3

Dishwashing liquid and cold or slightly warm water works. If that doesn't solve the problem, old fashioned white toothpaste can be used to sand/buff the surface, just rinse well when you're done. Don't use hot water as it tends to soften the plastic, and let the eraser air dry for at least an hour after washing.


3

How to clean a plastic eraser? My personal choice is to use a blank piece of paper and "erase the dirt" from the eraser onto the paper. If you have shaped your eraser with a knife or sandpaper, this method will be the least destructive. There are other methods found online. Most curiously, I found a WikiHow article "3 Ways to Clean an Eraser&...


3

The color isn't really what matters, its the quality and type of eraser. Almost all erasers are dyed, so that's the only thing that effects the color. Depending on the materials you're using and types of canvas/paper, different erasers will work better. So if the black eraser was better quality, then yes, but overall, the color means nothing.


3

The "rubber" eraser you linked to actually looks like a plastic eraser. "Rubber erasers" typically refer to the type on the end of a wooden pencil or a block like the Pink Pearl eraser. There are many other types of erasers; I'll focus on just the two in the question. Just an interesting historical aside, the first erasers were made of ...


3

Generally, softer pencils are easier to erase. Even though this may seem counterintuitive, as softer pencils produce darker lines, they contain proportionally more graphite and less binder (clay). Harder pencils maintain their shape longer and tend to produce relatively finer and lighter lines: this also means they are generally applied using slightly more ...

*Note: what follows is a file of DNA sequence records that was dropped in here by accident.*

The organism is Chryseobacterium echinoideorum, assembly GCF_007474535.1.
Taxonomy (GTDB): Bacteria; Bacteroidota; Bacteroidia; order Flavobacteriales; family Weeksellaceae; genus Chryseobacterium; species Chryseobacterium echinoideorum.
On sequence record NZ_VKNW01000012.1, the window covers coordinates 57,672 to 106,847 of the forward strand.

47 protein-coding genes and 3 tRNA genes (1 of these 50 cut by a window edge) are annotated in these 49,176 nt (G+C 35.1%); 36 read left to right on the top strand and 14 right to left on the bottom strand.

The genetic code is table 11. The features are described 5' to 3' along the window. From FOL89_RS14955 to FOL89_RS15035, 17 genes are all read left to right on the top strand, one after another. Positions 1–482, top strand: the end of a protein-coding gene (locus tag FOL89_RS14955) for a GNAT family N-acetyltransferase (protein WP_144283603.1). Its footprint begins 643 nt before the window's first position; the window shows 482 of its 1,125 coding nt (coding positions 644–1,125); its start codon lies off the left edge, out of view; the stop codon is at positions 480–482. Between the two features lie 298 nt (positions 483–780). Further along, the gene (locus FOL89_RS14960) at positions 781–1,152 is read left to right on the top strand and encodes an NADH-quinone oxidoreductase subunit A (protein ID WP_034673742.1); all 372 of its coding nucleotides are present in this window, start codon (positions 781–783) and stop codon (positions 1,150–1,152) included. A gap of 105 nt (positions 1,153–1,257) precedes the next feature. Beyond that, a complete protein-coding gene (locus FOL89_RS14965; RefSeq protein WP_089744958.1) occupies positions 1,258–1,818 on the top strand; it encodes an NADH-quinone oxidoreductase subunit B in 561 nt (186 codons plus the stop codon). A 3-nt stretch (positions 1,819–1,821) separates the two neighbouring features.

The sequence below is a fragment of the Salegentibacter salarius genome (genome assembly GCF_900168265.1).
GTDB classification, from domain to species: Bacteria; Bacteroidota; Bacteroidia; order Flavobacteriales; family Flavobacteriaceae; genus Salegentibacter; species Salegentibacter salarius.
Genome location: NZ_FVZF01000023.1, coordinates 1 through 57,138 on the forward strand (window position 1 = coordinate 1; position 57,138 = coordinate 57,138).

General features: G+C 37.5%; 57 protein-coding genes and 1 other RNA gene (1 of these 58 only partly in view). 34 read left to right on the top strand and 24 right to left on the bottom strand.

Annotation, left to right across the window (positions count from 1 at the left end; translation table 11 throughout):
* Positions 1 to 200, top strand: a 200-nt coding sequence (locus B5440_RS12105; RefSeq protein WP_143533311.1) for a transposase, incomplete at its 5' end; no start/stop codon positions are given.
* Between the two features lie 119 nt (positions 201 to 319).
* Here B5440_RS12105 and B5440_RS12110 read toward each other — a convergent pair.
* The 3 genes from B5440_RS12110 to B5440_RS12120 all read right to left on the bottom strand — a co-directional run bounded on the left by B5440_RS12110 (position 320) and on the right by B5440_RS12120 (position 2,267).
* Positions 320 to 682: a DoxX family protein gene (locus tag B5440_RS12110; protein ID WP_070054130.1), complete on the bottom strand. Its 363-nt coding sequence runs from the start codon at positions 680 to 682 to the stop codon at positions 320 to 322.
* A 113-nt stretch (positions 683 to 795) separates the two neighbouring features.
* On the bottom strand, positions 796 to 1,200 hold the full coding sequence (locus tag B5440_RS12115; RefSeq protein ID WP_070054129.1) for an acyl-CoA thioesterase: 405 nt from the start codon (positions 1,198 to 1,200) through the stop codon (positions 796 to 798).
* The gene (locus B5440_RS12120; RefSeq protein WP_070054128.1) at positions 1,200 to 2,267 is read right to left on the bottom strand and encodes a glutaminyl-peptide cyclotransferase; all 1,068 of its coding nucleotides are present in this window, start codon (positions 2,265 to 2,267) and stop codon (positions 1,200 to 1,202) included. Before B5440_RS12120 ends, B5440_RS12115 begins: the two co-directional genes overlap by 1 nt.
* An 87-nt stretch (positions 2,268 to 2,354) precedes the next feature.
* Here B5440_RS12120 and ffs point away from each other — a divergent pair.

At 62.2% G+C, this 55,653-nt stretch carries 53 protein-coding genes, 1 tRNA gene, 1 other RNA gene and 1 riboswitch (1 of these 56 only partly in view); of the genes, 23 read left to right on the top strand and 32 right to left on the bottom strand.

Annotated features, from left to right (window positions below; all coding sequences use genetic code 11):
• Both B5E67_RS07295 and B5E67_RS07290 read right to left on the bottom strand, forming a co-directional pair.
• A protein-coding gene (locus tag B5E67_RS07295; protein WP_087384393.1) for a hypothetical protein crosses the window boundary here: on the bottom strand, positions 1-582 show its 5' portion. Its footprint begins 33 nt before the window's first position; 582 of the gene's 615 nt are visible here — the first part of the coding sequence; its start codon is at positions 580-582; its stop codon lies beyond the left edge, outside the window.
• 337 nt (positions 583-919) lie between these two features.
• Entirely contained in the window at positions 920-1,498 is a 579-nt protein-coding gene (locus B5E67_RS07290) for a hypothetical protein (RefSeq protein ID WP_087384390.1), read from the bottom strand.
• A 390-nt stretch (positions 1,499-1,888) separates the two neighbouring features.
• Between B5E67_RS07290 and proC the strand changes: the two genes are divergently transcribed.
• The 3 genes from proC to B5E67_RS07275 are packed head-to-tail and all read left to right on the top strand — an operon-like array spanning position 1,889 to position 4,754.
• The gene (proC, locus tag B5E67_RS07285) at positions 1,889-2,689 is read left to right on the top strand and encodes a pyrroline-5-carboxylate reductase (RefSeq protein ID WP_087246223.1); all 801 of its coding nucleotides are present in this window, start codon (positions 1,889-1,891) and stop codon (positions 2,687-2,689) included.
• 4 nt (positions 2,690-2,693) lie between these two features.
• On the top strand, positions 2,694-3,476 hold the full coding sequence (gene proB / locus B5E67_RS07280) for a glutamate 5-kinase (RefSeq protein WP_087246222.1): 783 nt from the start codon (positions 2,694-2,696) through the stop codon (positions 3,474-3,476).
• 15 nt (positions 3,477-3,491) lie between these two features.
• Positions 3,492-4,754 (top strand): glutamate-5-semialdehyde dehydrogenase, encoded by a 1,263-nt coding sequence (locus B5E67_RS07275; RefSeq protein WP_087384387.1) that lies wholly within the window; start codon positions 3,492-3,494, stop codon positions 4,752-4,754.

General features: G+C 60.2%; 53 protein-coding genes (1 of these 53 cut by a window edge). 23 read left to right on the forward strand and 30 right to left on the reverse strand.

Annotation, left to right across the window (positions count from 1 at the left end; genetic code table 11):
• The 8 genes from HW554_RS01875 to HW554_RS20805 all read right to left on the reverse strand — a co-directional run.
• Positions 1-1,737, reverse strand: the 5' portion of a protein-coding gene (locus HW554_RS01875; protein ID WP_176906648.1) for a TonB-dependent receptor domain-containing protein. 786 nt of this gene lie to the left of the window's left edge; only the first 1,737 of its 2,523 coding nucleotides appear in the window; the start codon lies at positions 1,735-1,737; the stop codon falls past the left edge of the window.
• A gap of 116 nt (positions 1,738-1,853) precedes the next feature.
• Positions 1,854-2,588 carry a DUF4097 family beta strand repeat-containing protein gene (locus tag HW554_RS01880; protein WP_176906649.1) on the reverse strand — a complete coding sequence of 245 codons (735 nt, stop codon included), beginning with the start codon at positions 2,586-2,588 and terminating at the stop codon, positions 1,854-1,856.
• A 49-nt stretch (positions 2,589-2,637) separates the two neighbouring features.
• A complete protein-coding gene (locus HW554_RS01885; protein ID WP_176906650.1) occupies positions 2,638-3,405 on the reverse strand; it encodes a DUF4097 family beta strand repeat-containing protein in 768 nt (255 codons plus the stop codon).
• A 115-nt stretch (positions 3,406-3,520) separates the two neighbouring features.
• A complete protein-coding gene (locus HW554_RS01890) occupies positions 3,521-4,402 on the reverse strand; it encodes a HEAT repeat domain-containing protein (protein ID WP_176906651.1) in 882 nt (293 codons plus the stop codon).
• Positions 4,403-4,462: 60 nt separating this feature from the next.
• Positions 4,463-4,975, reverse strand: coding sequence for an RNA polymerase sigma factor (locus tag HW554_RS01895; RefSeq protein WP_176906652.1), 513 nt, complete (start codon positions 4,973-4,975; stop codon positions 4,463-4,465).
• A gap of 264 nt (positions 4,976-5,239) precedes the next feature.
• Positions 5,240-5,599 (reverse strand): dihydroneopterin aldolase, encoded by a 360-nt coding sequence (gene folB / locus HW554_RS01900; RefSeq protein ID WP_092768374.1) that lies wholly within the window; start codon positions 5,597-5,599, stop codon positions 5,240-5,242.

3

The issue isn't quite as cut and dry as the title of the question. Paper comes in a range of "non-smoothness", tailored to different kinds of media and different appearances. The effectiveness of plastic erasers depends somewhat on the paper, the media you're applying to it, and using the eraser properly. Paper and Media With smooth paper, the ...


1

Both are pretty much equally easy to erase, especially between HB and 2B. It is much more about the way the mark was made than the lead it was made with that determines how easy it is to lift off. Same goes for very soft and very hard leads. A line drawn with force will drive the graphite deep into the paper fibers as well as embossing the line below the ...


1

additional to the accepted answer Accuracy If you're doing something small/fine like a technical drawing, or a piece of artwork with little space, then a rubber/eraser like this will allow precise control over the lines removed. The rubber block we've used in the past is more like a chunky child's crayon. Would you prefer thick or thin crayon for accuracy? ...


1

I use white chalk writer brand Craft decor from the Dollar Tree to draw my sketch then after im done scratching i dab away the white marks with water...if white marks remain i use a clear acrylic sealer and it works out great!


1

The type of drawing you're doing, the drawing medium and the type of paper you are using are determining factors. If you are doing technical drawings on a smooth, heavyweight paper, or paper with a "shiny" surface due to size, plastic erasers will be the way to go most of the time, although you may occasionally need a rubber eraser with some ...


1

I clean my kneaded erasers by stretching them thin like a pancake, then rubbing in dishwashing soap. I let them soak for a few hours in a dish of water, then rub and rinse under the tap. Seems to work!